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  • THE WELL

GPS (12.8 - 12.14)

Devotions from NewSpring Church (newspring.cc)


KEY/MEMORY VERSE: Psalm 98:4, 6b

“Make a joyful noise to the Lord, all the earth; break forth into joyous song and sing praises! Make a joyful noise before the King, the Lord!”


Sunday, December 8 — Read Luke 8

One day as Jesus was teaching to a large gathering of people, His mother and brothers tried to make their way through the crowd, but couldn't reach Him. When someone mentioned it, He simply responded, “My mother and my brothers are those who hear God's word and put it into practice" (Luke 8:21). Jesus' words don't leave room for ambiguity. The family of God does what the Word of God says. His people know and follow Scripture.


Christ is making a direct, pointed distinction between our natural family and God's family. Jesus' listeners knew He had a mother who gave birth to Him and His brothers. But our identity in God's family isn't dependent on natural birth, it's dependent on supernatural rebirth through faith in Jesus. The apostle Paul says, "So in Christ Jesus you are all children of God, through faith...” (Galatians 3:26). Christ's family is made of the people He's redeemed from sin and death, people who aren't just hearers of the word, but doers.


Apart from God's grace, we're fundamentally incapable of doing what He commands in the Bible. We don't have it in us. We're dead in our sins. Proverbs 20:11 says, “Even a child makes himself known by his acts, by whether his conduct is pure and upright” (ESV). This theme is repeated throughout the Bible — the idea that our character is predominantly shaped by our consistent actions over time.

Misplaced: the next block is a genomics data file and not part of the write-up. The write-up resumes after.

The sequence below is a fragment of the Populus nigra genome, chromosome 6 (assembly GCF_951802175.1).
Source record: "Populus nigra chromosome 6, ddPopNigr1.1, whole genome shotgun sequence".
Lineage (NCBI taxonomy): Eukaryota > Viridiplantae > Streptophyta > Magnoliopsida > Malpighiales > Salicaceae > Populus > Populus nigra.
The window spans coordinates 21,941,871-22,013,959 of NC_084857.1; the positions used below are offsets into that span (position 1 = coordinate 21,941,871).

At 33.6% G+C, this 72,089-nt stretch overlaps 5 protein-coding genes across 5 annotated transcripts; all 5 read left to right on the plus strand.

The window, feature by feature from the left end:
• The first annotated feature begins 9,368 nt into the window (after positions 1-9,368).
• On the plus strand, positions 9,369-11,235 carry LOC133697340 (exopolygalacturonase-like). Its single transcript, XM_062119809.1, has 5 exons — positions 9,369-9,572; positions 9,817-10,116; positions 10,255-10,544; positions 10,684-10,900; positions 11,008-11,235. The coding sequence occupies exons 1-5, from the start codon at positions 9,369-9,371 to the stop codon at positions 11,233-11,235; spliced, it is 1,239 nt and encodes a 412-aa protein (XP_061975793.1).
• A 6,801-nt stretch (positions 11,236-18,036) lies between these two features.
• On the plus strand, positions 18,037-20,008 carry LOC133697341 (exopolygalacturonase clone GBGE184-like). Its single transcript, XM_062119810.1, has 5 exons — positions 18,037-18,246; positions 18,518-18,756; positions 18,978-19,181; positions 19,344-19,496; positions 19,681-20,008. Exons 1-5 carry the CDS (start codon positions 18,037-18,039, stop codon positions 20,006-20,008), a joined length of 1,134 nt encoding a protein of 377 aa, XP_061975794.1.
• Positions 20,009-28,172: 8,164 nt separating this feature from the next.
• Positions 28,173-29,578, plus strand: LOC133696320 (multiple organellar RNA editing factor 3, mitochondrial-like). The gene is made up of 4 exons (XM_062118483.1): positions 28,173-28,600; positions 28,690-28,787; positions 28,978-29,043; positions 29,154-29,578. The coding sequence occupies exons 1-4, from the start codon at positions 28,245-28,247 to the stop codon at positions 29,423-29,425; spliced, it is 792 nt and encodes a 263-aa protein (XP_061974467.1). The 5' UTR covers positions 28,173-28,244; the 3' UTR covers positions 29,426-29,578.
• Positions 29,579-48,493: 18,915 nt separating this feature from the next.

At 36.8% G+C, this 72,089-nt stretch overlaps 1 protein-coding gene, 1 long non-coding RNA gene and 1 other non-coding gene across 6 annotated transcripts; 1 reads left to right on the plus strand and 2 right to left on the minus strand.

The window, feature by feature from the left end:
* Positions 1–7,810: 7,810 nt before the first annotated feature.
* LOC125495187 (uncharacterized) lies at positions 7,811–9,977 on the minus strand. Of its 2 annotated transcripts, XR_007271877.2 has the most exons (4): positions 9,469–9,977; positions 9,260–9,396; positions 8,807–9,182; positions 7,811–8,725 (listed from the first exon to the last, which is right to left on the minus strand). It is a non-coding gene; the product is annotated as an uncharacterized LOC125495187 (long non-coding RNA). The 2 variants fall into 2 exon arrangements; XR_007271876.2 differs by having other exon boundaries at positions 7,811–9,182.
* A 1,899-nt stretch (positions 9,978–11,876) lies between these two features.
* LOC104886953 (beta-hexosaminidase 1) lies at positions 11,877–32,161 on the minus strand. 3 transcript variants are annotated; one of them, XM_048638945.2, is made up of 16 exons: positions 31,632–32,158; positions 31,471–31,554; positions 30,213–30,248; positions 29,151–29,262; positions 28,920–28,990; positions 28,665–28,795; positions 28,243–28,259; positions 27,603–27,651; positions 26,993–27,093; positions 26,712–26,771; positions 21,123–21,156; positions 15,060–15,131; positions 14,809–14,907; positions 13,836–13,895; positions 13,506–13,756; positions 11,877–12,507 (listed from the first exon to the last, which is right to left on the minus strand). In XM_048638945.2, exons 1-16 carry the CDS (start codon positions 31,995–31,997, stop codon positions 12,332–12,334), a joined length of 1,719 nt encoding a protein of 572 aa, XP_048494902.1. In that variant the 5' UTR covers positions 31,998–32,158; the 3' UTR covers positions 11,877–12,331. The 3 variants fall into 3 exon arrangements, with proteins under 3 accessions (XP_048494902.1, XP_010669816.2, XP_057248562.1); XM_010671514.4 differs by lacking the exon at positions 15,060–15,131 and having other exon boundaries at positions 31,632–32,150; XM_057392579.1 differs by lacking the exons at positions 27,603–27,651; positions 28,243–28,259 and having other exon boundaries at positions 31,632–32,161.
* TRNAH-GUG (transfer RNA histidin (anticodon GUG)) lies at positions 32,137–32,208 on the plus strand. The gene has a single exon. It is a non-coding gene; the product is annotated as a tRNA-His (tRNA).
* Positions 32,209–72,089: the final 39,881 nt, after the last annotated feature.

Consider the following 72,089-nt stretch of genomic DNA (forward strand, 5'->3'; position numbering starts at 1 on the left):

Without Jesus, we'll still be known by our acts, but our conduct won't be pure or upright because our sinful nature prevents it. Repenting of sin and trusting in Jesus enables us to hear and to do, to be sons and daughters of God, to be reconciled to our Creator, and to be able to, “…offer [ourselves] to God as those who have been brought from death to life…[instruments] for righteousness" (Romans 6:13).


Reflect: What is the best way for you to hear clearly from Jesus?Is there a sin in your life He is asking you to repent of? What is one truth Jesus has taught you recently that He wants you to put into practice?


Monday, December 9 — Read Luke 9

Jesus got alone with His disciples after a day full of ministering and serving. After Jesus spoke to His Father in prayer, He began to question His followers and prod their hearts, “Who do the crowds say that I am” (Luke 9:18)? If you were to poll a crowd today, you would get similar answers: